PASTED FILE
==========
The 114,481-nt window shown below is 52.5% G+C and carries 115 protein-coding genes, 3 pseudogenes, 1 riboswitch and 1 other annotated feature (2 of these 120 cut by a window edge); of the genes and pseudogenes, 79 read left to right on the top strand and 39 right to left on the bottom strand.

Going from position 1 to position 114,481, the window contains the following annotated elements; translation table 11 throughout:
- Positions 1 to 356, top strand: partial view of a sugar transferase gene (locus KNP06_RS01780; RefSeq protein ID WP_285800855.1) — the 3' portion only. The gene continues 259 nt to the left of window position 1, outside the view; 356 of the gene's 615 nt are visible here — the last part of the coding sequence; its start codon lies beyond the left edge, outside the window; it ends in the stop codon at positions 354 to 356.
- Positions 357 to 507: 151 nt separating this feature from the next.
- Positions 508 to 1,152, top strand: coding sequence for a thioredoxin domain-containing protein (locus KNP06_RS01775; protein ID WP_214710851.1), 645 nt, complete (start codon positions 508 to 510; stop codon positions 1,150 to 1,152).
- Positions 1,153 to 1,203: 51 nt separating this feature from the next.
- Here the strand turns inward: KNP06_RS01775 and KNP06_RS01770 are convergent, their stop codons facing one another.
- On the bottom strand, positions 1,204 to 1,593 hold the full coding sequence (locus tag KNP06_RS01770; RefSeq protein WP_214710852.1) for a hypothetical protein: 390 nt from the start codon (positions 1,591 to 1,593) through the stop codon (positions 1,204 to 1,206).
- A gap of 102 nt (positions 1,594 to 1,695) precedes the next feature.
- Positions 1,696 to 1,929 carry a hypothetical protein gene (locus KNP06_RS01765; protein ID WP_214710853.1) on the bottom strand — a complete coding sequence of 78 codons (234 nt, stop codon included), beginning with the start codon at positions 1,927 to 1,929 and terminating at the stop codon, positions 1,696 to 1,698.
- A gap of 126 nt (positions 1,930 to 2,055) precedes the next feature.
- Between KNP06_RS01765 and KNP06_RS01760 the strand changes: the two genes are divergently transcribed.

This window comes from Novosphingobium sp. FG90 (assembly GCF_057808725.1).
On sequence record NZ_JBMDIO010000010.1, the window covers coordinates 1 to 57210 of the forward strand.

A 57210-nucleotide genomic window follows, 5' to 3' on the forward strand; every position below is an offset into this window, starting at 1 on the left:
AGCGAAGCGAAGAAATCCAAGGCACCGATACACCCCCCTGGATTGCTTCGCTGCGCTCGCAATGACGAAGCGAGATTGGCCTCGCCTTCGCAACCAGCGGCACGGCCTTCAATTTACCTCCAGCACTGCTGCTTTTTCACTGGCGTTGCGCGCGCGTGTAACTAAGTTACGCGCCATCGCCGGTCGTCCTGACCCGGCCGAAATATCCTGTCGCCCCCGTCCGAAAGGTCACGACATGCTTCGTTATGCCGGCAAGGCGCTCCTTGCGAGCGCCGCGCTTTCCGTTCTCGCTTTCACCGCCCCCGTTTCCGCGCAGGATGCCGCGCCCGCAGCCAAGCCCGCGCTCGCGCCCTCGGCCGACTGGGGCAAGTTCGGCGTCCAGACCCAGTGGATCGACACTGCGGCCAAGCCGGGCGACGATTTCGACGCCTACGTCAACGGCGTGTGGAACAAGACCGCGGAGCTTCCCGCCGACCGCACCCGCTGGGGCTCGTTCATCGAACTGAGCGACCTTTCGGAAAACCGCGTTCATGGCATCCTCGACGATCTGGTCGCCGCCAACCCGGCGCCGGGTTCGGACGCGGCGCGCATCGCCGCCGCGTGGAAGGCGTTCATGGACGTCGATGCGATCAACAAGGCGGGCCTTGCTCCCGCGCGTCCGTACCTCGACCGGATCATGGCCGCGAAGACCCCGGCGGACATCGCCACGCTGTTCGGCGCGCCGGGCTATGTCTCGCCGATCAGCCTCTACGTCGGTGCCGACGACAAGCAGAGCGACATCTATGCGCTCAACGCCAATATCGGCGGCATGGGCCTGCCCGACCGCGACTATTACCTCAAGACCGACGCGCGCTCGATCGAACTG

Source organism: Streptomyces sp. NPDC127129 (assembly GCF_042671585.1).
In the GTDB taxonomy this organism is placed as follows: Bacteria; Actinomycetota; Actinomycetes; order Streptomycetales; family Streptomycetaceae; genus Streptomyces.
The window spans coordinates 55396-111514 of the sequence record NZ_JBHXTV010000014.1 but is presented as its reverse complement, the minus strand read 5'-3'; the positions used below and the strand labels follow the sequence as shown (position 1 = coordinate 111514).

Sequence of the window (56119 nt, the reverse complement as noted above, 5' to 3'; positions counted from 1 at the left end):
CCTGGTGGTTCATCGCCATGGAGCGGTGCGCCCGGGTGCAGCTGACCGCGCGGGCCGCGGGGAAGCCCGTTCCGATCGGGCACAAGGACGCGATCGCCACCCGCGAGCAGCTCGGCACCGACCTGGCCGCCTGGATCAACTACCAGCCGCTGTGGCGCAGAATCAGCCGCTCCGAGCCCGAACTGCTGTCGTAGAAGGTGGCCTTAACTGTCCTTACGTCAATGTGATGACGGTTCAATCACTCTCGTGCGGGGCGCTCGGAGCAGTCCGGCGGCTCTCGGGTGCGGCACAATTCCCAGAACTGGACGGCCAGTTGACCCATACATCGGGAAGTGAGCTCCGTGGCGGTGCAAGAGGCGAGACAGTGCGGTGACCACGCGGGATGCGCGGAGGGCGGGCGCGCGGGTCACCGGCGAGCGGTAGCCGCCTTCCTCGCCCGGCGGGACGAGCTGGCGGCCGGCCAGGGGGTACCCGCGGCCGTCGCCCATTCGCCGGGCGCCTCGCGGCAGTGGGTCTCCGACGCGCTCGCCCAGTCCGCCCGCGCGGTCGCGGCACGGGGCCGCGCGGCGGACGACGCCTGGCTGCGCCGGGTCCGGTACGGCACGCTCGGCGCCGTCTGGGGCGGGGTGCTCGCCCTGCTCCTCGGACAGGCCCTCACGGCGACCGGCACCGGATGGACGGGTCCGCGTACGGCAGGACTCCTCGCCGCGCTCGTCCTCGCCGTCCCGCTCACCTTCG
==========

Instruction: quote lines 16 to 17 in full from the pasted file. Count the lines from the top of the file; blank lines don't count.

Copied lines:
AGCGAAGCGAAGAAATCCAAGGCACCGATACACCCCCCTGGATTGCTTCGCTGCGCTCGCAATGACGAAGCGAGATTGGCCTCGCCTTCGCAACCAGCGGCACGGCCTTCAATTTACCTCCAGCACTGCTGCTTTTTCACTGGCGTTGCGCGCGCGTGTAACTAAGTTACGCGCCATCGCCGGTCGTCCTGACCCGGCCGAAATATCCTGTCGCCCCCGTCCGAAAGGTCACGACATGCTTCGTTATGCCGGCAAGGCGCTCCTTGCGAGCGCCGCGCTTTCCGTTCTCGCTTTCACCGCCCCCGTTTCCGCGCAGGATGCCGCGCCCGCAGCCAAGCCCGCGCTCGCGCCCTCGGCCGACTGGGGCAAGTTCGGCGTCCAGACCCAGTGGATCGACACTGCGGCCAAGCCGGGCGACGATTTCGACGCCTACGTCAACGGCGTGTGGAACAAGACCGCGGAGCTTCCCGCCGACCGCACCCGCTGGGGCTCGTTCATCGAACTGAGCGACCTTTCGGAAAACCGCGTTCATGGCATCCTCGACGATCTGGTCGCCGCCAACCCGGCGCCGGGTTCGGACGCGGCGCGCATCGCCGCCGCGTGGAAGGCGTTCATGGACGTCGATGCGATCAACAAGGCGGGCCTTGCTCCCGCGCGTCCGTACCTCGACCGGATCATGGCCGCGAAGACCCCGGCGGACATCGCCACGCTGTTCGGCGCGCCGGGCTATGTCTCGCCGATCAGCCTCTACGTCGGTGCCGACGACAAGCAGAGCGACATCTATGCGCTCAACGCCAATATCGGCGGCATGGGCCTGCCCGACCGCGACTATTACCTCAAGACCGACGCGCGCTCGATCGAACTG

Source organism: Streptomyces sp. NPDC127129 (assembly GCF_042671585.1).